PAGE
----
bash# perl -MCPAN -e 'install "<modulename>"'
If you using Bundle::Bugzilla, invoke the magic CPAN command on it. Otherwise, you need to work down the list of modules that checksetup.pl says are required, in the order given, invoking the command on each.
Many people complain that Perl modules will not install for them. Most times, the error messages complain that they are missing a file in "@INC". Virtually every time, this error is due to permissions being set too restrictively for you to compile Perl modules or not having the necessary Perl development libraries installed on your system. Consult your local UNIX systems administrator for help solving these permissions issues; if you are the local UNIX sysadmin, please consult the newsgroup/mailing list for further assistance or hire someone to help you out.
If you are using a package-based system, and attempting to install the Perl modules from CPAN, you may need to install the "development" packages for MySQL and GD before attempting to install the related Perl modules. The names of these packages will vary depending on the specific distribution you are using, but are often called <packagename>-devel.
Here is a complete list of modules and their minimum versions. Some modules have special installation notes, which follow.
Required Perl modules:
DBD::mysql (2.9003) if using MySQL
DBD::Pg (1.31) if using PostgreSQL
GD (1.20) for bug charting
Chart::Base (1.0) for bug charting
GD::Graph (any) for bug charting
GD::Text::Align (any) for bug charting
XML::Twig (any) for the XML interface
PatchReader (0.9.4) for pretty HTML view of patches
Image::Magick (any) for converting BMP image attachments to PNG
The installation process will ask you a few questions about the desired compilation target and your MySQL installation. For most of the questions the provided default will be adequate, but when asked if your desired target is the MySQL or mSQL packages, you should select the MySQL-related ones. Later you will be asked if you wish to provide backwards compatibility with the older MySQL packages; you should answer YES to this question. The default is NO.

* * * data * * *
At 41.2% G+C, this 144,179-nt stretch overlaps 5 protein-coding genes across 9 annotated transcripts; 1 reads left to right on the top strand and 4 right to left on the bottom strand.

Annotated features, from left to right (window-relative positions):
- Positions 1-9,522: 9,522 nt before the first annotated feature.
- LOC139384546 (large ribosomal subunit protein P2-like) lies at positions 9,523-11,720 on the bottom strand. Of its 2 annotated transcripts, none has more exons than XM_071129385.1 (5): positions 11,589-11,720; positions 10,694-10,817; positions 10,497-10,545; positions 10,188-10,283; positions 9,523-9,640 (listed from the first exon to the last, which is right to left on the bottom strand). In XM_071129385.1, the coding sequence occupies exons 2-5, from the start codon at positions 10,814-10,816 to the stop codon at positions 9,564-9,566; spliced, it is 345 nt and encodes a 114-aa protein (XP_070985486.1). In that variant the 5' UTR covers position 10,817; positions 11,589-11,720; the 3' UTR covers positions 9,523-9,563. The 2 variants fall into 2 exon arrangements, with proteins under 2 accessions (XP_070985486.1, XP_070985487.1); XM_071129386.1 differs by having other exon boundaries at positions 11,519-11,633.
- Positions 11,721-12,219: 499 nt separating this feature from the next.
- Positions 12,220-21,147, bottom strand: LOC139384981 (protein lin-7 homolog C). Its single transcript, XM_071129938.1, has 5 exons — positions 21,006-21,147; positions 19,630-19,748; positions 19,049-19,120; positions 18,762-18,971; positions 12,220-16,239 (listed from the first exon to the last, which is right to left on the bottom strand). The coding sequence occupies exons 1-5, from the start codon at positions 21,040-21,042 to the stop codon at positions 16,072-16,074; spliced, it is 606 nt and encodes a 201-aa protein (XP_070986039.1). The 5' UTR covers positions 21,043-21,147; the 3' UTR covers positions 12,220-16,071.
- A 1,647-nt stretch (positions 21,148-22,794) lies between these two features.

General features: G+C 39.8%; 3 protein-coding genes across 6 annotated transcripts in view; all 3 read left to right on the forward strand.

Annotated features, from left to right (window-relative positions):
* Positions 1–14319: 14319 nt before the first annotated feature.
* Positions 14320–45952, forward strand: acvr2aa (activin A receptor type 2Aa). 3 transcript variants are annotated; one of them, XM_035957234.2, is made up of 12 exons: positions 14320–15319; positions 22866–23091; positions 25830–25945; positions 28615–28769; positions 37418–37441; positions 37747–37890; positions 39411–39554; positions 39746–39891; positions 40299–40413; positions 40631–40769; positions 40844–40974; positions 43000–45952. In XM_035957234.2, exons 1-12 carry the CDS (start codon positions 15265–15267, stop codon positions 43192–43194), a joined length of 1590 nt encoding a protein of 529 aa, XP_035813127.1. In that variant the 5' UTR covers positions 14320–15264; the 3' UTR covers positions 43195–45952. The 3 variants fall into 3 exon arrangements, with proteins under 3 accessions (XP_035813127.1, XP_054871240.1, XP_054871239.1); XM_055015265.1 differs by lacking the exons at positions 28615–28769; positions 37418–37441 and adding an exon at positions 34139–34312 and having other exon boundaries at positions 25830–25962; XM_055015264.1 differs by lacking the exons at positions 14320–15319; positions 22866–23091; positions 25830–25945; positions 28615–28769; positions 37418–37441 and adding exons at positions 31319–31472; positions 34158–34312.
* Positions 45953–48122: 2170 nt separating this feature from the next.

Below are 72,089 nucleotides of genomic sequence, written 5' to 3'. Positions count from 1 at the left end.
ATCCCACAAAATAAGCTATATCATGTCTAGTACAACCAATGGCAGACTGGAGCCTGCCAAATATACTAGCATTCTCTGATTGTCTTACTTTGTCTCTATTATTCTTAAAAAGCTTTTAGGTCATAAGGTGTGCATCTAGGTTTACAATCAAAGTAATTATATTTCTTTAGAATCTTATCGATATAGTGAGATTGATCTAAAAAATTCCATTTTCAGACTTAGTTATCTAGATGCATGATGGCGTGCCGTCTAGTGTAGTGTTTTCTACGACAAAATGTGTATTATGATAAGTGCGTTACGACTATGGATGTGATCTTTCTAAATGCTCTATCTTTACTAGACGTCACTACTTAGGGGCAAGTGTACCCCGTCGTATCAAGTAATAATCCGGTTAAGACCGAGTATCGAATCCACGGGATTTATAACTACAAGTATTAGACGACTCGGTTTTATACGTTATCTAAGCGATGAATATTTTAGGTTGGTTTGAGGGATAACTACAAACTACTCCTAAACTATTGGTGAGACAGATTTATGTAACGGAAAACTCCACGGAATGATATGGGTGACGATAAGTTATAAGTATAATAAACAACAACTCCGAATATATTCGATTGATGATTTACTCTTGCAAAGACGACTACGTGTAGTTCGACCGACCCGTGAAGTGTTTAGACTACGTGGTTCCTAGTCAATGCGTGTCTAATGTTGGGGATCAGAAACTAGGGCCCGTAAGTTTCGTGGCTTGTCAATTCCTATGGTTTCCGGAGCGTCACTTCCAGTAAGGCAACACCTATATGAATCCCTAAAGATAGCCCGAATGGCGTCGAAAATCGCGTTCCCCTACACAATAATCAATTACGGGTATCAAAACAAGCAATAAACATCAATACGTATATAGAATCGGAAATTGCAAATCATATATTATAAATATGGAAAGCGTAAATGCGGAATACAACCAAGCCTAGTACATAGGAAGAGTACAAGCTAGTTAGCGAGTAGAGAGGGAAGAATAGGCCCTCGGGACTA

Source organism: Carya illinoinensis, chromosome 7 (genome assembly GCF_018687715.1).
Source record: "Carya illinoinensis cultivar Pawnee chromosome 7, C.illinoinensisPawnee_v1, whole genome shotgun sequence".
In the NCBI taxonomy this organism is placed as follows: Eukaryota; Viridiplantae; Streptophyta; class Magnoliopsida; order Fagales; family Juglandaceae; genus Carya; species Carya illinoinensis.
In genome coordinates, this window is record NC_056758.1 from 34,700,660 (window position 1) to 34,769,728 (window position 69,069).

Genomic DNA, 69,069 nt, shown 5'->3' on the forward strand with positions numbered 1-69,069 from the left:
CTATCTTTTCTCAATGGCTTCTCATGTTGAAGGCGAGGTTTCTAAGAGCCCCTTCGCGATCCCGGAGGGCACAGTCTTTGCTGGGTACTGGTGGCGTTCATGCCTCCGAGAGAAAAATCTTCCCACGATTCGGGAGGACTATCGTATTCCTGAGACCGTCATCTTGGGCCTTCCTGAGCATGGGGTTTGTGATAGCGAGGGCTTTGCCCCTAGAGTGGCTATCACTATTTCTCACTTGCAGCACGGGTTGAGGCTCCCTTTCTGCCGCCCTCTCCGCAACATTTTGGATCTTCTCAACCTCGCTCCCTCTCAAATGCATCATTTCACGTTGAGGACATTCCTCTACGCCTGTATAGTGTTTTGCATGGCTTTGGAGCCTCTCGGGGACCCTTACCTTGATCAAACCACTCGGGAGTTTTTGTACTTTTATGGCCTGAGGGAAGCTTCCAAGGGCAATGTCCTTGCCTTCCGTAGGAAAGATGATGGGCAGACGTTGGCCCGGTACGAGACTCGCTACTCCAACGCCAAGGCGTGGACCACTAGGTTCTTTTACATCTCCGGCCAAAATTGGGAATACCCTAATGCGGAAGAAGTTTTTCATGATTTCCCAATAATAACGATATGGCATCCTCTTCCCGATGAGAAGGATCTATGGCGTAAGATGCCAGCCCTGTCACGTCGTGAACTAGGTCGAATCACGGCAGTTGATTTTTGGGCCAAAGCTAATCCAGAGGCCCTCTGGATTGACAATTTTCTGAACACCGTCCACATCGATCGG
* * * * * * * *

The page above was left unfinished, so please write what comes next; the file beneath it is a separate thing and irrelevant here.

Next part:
A host of 'localhost' should be fine. A testing user of 'test', with a null password, should have sufficient access to run tests on the 'test' database which MySQL creates upon installation.
When you install Template Toolkit, you'll get asked various questions about features to enable. The defaults are fine, except that it is recommended you use the high speed XS Stash of the Template Toolkit, in order to achieve best performance.
The GD module is only required if you want graphical reports.
The Perl GD module requires some other libraries that may or
may not be installed on your system, including
The version of the GD module you need is very closely tied
The Chart::Base module is only required if you want graphical reports. Note that earlier versions that 0.99c used GIFs, which are no longer supported by the latest versions of GD.
The GD::Graph module is only required if you want graphical reports.
The GD::Text::Align module is only required if you want graphical reports.
The XML::Twig module is only required if you want to import XML bugs using the importxml.pl script. This is required to use Bugzilla's "move bugs" feature; you may also want to use it for migrating from another bug database.
The PatchReader module is only required if you want to use Patch Viewer, a Bugzilla feature to show code patches in your web browser in a more readable form.
Bugzilla is dependent on the availability of an e-mail system for its user authentication and for other tasks.
This is not entirely true. It is possible to completely disable email sending, or to have Bugzilla store email messages in a file instead of sending them. However, this is mainly intended for testing, as disabling or diverting email on a production machine would mean that users could miss important events (such as bug changes or the creation of new accounts).
For more information, see the "mail_delivery_method" parameter in Section 3.1.
On Linux, any Sendmail-compatible MTA (Mail Transfer Agent) will suffice. Sendmail, Postfix, qmail and Exim are examples of common MTAs. Sendmail is the original Unix MTA, but the others are easier to configure, and therefore many people replace Sendmail with Postfix or Exim. They are drop-in replacements, so Bugzilla will not distinguish between them.
If you are using Sendmail, version 8.7 or higher is required. If you are using a Sendmail-compatible MTA, it must be congruent with at least version 8.7 of Sendmail.
Consult the manual for the specific MTA you choose for detailed installation instructions. Each of these programs will have their own configuration files where you must configure certain parameters to ensure that the mail is delivered properly. They are implemented as services, and you should ensure that the MTA is in the auto-start list of services for the machine.
If a simple mail sent with the command-line 'mail' program succeeds, then Bugzilla should also be fine.